If you really want to see ugly LED lights go to a live music venue where they are using RGB LED spotlights. Horrible awful no good lights. I despise colored LED stage lighting.Single (or three) wavelength lights are an abomination in most situations although they have some interesting advantages in reproduction of color photographic prints.

Where was I?
That said…

The human eye just is just barely sensitive to red.the human brain on the other hand just loves red. Film unless it is treated with dyes is also just barely sensitive to red. The history of the dyes that are added to film to make them red sensitive is fascinating. Electronic sensors on the other hand just love red. It costs money to filter out the red. Electronic sensors aren’t very blue sensitive. All too often in order to get adequate blue exposure you will clip the red.

I was working on some tests of using color correction filters on digital cameras in artificial light before I moved to a rural environment and stopped working on it. As far as I got was that a magenta filter in daylight kept greens from clipping and a blue filter like an 80B really helped under tungsten light.

Somewhere in there it should be mentioned that the human eye, film, and sensors are really all about green.

Color as we humans know it is a pretty weird construct and there is a lot of stuff we just don’t see, plus stuff that we see that doesn’t actually exist. Magenta for instance. Recreating all those weird artifacts is hard but we get a break because all a color photo has to do is fool our visual system and not actually replicate reality. The. There are imaginary colors that are not physically possible but your brain is built to “see” Doctor Edwin Land was doing some interesting work in that field before he got interested in photography.
Read the book if you haven’t already. 90% of my incoherent ramblings are covered in a coherent manner.

I think that most cameras will be irritated with those bright lights attacking the sensor, and underexposing is your only option here. And yes, medium format probably has a slightly bigger dynamic range than smaller ones...

One thing I noticed is that, if you look at the business end of a TV infra-red remote via the screen on a mirror-less camera, you can see the flash when you press a button.

So, something to do with the amount of infra-red in red (led?) lights and the sensitivity of sensors to those wavelengths? IIRC, that was a problem on that score with the Leica M8 - they had to issue a special filter to deal with it.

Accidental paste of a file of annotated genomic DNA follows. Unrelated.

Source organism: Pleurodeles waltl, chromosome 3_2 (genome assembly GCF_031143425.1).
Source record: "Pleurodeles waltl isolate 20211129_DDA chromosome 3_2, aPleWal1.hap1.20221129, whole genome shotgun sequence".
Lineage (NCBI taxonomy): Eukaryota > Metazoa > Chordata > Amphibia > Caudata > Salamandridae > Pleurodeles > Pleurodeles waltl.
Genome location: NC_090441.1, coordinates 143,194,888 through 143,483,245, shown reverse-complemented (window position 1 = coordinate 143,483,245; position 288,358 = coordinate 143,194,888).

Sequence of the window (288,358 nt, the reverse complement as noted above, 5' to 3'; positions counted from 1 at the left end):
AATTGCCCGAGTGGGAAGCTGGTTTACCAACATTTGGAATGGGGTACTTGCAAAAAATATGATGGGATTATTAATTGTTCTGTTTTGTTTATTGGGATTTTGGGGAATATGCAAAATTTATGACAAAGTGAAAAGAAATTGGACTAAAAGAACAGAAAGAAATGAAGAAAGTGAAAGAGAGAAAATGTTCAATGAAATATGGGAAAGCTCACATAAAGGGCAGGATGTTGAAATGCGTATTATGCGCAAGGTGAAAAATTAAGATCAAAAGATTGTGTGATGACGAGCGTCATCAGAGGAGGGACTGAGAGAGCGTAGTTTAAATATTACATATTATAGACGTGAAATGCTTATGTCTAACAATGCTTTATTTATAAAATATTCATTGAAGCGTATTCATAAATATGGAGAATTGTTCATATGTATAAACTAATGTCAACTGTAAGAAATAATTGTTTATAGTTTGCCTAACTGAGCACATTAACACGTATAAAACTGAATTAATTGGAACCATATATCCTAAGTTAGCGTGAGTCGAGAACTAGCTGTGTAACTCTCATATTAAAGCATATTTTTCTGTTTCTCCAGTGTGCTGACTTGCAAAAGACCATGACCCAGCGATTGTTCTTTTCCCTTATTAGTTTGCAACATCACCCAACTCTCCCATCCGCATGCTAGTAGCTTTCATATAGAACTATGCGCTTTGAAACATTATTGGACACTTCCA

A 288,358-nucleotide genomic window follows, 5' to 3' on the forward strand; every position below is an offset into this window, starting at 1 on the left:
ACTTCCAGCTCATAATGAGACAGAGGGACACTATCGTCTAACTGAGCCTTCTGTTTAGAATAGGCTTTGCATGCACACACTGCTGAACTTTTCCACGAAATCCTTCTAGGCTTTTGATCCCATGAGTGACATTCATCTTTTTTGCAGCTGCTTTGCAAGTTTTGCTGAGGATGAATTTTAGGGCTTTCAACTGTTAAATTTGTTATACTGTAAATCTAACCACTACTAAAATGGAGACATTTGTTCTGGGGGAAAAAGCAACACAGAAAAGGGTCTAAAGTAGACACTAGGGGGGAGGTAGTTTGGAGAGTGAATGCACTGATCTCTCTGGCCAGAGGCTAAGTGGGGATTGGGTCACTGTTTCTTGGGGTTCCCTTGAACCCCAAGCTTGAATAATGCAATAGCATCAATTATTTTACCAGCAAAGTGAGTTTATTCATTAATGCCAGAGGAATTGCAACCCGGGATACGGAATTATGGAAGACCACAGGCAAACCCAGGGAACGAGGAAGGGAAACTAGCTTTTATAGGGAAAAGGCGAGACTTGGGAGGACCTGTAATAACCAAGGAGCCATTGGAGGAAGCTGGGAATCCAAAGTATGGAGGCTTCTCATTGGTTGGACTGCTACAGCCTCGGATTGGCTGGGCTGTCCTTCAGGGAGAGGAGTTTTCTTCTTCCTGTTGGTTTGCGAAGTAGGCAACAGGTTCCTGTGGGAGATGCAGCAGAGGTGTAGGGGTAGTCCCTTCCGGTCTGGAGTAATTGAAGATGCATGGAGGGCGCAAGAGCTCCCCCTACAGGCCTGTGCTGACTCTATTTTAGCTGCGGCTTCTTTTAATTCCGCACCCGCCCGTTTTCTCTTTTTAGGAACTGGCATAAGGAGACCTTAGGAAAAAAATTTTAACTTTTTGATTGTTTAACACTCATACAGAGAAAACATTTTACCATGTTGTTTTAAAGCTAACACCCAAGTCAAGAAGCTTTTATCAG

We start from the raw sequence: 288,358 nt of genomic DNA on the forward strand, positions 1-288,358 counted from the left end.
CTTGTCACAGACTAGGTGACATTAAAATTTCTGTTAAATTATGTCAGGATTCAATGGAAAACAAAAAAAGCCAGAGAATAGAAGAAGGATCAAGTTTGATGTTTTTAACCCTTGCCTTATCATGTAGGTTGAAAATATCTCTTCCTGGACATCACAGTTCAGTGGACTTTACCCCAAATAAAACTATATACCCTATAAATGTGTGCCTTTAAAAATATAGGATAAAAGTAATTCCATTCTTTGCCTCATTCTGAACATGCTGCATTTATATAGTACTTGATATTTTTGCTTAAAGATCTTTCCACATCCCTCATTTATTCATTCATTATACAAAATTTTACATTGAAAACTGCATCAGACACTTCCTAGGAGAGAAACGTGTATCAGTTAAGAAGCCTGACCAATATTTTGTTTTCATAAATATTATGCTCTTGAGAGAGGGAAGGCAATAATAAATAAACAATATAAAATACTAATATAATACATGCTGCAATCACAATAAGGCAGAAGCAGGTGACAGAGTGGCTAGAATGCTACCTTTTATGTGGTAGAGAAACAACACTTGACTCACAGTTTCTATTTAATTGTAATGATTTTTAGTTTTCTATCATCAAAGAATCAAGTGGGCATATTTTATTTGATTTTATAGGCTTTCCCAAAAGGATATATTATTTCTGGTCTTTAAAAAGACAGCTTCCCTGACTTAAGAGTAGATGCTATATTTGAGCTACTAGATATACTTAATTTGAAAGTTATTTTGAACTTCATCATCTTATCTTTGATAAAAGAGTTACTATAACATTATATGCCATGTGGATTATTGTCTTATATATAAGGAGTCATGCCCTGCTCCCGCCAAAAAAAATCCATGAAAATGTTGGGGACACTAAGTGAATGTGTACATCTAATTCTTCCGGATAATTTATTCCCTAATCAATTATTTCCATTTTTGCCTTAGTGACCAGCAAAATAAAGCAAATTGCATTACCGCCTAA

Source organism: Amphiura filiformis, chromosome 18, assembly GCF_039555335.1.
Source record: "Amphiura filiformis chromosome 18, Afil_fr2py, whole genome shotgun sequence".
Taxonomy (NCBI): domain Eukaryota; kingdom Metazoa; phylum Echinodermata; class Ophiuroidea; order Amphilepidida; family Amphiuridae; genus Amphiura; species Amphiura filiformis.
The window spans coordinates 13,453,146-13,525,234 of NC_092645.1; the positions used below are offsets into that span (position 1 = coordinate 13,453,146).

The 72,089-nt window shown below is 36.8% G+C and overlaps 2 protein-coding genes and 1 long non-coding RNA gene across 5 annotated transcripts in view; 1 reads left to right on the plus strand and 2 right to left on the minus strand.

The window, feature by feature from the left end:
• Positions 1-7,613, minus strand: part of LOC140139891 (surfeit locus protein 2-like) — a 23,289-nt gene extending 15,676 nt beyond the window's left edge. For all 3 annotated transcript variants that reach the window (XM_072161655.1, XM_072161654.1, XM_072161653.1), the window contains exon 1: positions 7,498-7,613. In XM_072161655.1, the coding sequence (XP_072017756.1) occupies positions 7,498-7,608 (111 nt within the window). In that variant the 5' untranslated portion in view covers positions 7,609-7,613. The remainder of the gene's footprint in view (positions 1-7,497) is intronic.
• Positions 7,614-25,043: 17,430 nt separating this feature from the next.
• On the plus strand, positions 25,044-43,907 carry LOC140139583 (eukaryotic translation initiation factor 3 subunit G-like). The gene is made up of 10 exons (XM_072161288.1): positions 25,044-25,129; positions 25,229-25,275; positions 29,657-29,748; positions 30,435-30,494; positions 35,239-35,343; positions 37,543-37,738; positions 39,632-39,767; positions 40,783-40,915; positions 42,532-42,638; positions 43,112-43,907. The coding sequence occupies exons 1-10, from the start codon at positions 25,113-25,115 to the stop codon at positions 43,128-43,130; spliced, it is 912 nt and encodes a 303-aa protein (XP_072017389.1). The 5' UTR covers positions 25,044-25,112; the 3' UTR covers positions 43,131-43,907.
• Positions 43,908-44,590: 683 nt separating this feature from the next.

LED lights have extremely non-thermal spectrum. If tail lights are traditional red LEDs (I do not know if they are) it will be narrow, very peaky spectrum in what our eyes see as red. So think then the question is: does this agree with what the red filter on your sensor sees as red or is it at a wavelength which also leaks into the green filter? Remembering that the filters on the sensor were designed to produce good renditions of light reflected from thermal sources notably the Sun.

(Note also this means red LEDs make very good darkroom safelights as there really is no short wavelength light at all: is very hard to make really bright thermal source for which this is the case.)

Digital has a different response to highlights. Once the sensels (photodiodes) are saturated no more information can be gathered. Film has a characteristic curve that gradually rolls off at the top end and can reproduce extreme highlights better than digital,. This especially applies to colour negative.

Those lights are all LEDs and LEDs flicker -- so fast that humans can't see it and don't notice. Modern digital cameras are so fast that they "see" the flicker.

Tail lights use red LEDs, not white ones. The light from a red LED is concentrated in a small part of the visible spectrum, which I suspect the red filtered pixels on sensors are very sensitive to.

It might be so much more sensitive that it over influences the rendering of the green and blue filtered pixels; when the algorithm assesses the pixels to produce the full colour image, it reads as white or pink.

It would be worth trying a deep blue filter to correct for this, correcting in the white balance setting in the camera or in software later. Whether or not this works may point to a solution.

White LEDs produce light over a wider part of the spectrum, but in tail lights produce a washed out red; not what's required. LED bulbs made for replacing tungsten bulbs in motorcycle tail lights include a few white LEDs for illuminating the number plate.